In the book’s final chapter, Allan shifts not just the subject, but also the methodology, of his analysis, asking “can pornography be read as a romance? And if so, what would this mean for reception and audience studies? … How would reading pornography romantically affect how pornography is understood, represented, and critiqued?” (98) He attempts to answer this question not by searching for archetypes of hegemonic masculinity within pornography as a whole, but by close reading one pornographic film, Tension by Nubile Films (which seems to have been chosen both for its popularity and because it does not conform in many ways to previous critics’ identification of oppressive aspects in the genre). Allan doesn’t explain precisely what it means to “read pornography as a romance,” but through his analysis of this single film, he seems to wish to rescue pornography as a whole from those critics (many of them CSMM scholars) who would reject the entire genre out of hand as harmful and oppressive. This chapter thus ironically echoes Regis and other romance scholars who wish to rescue romance from its critics by calling for academics to avoid sweeping (and often dismissive) generalizations about the genre as a whole.
In his Conclusion, Allan asks, “Why is traditional masculinity pleasurable in fantasy?” In particular, in the fantasy that is the popular romance? Because “while we live in a culture that is increasingly concerned with toxic masculinity and that continually observes and argues that masculinity is in crisis, the popular romance novel still remains committed—married to?—traditional forms of masculinity” (111). Since Allan has argued from the beginning of his book that he is not interested in romance readers or authors, but only in romance texts, he can only offer the most speculative of answers: “the masculinities in popular romance, as hybrid masculinities, are just different enough to be acceptable to readers. The underlying structure has not changed. Popular romance novels are deeply invested in traditional masculinity” (111). Besides being frustratingly circular, this claim is [End Page 4] in desperate need of unpacking. Hybrid masculinities are “just different enough” from what? Hegemonic masculinities? But aren’t hybrid masculinities in the end hegemonic? Is the “underlying structure” referenced here the structure of the romance, or the patriarchal structure of society? What does it mean to a reader to “accept” the compromise of hybrid masculinity? Do some readers reject that compromise, preferring instead books that openly embrace hegemonic masculinity? Do other readers search for more radical versions of masculinity than can be found in the category romances Allan examines?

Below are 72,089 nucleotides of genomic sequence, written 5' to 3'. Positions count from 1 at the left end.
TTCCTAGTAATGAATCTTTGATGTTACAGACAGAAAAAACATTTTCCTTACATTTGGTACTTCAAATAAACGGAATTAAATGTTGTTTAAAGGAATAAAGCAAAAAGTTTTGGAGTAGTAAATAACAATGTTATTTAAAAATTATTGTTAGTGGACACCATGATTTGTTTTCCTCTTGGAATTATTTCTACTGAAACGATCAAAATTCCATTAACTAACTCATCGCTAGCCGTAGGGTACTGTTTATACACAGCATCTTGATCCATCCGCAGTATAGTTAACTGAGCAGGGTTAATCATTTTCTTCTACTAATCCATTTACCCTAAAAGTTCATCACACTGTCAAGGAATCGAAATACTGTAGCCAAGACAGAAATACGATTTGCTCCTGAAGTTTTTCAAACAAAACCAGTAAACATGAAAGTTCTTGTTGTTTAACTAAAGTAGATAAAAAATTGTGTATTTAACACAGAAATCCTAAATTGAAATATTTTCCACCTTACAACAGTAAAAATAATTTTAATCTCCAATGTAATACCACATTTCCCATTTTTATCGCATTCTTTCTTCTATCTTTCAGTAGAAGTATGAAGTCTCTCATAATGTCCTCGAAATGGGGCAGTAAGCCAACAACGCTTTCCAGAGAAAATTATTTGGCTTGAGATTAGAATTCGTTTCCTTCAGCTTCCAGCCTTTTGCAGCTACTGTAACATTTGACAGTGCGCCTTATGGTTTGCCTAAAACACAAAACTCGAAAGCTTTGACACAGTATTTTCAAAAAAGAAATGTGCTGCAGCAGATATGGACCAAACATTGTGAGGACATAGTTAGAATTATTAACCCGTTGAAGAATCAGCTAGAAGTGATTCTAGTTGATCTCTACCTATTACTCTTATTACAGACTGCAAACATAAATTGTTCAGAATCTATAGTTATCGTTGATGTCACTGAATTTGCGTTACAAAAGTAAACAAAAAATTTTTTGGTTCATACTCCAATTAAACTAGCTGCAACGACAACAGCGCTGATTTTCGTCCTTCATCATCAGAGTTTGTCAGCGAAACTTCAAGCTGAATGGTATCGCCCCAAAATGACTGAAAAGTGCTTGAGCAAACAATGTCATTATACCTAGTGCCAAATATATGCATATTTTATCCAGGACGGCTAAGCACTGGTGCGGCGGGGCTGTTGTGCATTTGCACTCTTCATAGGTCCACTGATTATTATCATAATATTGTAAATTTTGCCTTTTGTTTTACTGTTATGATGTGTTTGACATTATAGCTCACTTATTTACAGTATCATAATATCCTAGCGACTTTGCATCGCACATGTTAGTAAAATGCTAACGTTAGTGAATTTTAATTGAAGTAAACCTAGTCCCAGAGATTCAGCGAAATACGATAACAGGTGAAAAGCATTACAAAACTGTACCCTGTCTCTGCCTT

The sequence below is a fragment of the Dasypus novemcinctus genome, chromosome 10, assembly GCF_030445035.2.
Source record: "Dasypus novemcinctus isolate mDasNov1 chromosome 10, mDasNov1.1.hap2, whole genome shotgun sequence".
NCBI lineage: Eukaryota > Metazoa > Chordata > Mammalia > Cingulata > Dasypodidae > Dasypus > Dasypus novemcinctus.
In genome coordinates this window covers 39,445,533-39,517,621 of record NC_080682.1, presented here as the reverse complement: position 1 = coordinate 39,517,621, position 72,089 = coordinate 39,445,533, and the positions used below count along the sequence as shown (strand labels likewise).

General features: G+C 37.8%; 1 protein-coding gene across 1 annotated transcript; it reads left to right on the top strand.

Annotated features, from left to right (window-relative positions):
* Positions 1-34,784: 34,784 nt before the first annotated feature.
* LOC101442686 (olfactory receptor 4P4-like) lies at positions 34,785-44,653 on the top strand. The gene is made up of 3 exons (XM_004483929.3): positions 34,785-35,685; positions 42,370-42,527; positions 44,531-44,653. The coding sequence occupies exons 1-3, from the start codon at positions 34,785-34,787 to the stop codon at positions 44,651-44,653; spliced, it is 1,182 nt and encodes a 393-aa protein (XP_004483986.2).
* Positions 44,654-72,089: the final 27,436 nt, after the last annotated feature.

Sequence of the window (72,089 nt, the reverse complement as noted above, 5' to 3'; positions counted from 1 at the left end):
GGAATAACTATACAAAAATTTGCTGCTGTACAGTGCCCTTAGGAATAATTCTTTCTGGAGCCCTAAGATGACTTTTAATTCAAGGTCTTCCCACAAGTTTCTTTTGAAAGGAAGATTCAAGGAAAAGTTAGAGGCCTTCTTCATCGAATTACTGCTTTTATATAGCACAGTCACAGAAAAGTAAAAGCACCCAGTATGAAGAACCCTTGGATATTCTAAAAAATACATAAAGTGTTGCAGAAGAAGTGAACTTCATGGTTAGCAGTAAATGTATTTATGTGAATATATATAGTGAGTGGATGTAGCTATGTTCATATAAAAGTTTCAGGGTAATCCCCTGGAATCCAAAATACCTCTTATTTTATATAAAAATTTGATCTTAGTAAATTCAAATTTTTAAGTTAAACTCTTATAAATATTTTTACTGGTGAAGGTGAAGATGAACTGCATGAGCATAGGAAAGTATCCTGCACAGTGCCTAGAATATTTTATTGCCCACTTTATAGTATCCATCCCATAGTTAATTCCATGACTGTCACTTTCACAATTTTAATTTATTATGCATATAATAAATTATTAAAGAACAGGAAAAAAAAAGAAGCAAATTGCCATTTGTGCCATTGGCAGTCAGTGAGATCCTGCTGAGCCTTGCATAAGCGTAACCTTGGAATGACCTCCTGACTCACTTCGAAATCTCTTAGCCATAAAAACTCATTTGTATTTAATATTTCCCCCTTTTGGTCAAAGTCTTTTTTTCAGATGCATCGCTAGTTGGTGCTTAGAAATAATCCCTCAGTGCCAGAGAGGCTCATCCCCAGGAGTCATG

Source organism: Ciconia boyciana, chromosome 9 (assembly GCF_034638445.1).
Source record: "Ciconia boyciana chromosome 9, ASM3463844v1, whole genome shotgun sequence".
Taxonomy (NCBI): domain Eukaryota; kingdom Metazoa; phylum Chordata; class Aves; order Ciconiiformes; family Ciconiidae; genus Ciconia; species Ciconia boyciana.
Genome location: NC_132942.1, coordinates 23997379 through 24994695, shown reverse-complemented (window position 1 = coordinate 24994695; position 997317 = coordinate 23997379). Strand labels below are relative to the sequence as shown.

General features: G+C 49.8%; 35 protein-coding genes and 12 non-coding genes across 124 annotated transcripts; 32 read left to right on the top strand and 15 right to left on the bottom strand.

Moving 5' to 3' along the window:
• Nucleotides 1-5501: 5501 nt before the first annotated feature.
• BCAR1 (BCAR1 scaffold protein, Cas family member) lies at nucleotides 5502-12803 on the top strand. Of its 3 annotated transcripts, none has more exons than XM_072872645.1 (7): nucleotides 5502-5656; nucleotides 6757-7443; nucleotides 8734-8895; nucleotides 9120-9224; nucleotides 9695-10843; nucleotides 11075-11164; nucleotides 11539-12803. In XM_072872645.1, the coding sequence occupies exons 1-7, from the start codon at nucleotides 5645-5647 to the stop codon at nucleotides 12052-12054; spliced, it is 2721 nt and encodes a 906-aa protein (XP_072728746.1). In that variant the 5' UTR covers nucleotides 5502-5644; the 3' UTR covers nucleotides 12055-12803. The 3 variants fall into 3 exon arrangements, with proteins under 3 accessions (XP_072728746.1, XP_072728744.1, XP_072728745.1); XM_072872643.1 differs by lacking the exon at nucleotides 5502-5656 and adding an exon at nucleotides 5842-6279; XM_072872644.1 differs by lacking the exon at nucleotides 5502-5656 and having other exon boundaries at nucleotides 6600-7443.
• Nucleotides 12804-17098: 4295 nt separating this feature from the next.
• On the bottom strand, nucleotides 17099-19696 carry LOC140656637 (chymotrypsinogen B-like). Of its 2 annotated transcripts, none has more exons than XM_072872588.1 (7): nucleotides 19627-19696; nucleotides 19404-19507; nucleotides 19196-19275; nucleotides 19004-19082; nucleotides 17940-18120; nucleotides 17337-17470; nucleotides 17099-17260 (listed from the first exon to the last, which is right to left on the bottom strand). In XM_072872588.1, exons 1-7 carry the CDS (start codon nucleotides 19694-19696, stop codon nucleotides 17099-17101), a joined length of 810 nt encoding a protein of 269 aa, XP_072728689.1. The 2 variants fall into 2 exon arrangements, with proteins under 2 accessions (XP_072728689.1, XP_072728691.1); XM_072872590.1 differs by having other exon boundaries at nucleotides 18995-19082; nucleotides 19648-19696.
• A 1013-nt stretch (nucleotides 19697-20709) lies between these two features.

A brief epilogue, written as a response of sorts to Donald Trump’s 2016 election, asks “Are billionaire romances still popular?” But Allan is less interested in the “still” and more in the original, and continuing, “why,” bringing in Jan Cohn’s Romance and the Erotics of Property (1988) to explain: “the fantasy provided by popular romance exists to address the real social and economic conditions of women in the world of the present” (qtd in Allan, 121). In particular, Cohn argues that the hero “is well worth acquiring, because he carries within him all the power and authority of patriarchy. In the structures of romance there is no way for the heroine to acquire that power except by acquiring the hero” (qtd in Allan 121). Or, in other words, as Allan demonstrates through his case study of A Virgin to Redeem the Billionaire (Harlequin 2019), the form functions to “humanize the extraordinarily wealthy heroes who populate the world of romance while also limiting the value of those billions over the course of the novel—as if the novel declares that love can and will conquer all” (123).
I was excited when I first heard that Allan was going to publish a book about men and masculinities in romance, as I agree that the subject has received far too little scholarly attention. But now having read it, I’m not sure that Men, Masculinities, and Popular Romance provides any clear or compelling answer to the question with which Allan began: what are we missing by not applying the insights of CSMM to the popular romance? The book’s overarching argument—that most category romances “are deeply invested in traditional masculinity”—may be news to CSMM, but it doesn’t seem likely to move the critical conversation about the romance genre in any new or provocative directions.
 A claim that erases lesbian romances, which have been a part of the genre in the United States since the middle of the 20th century.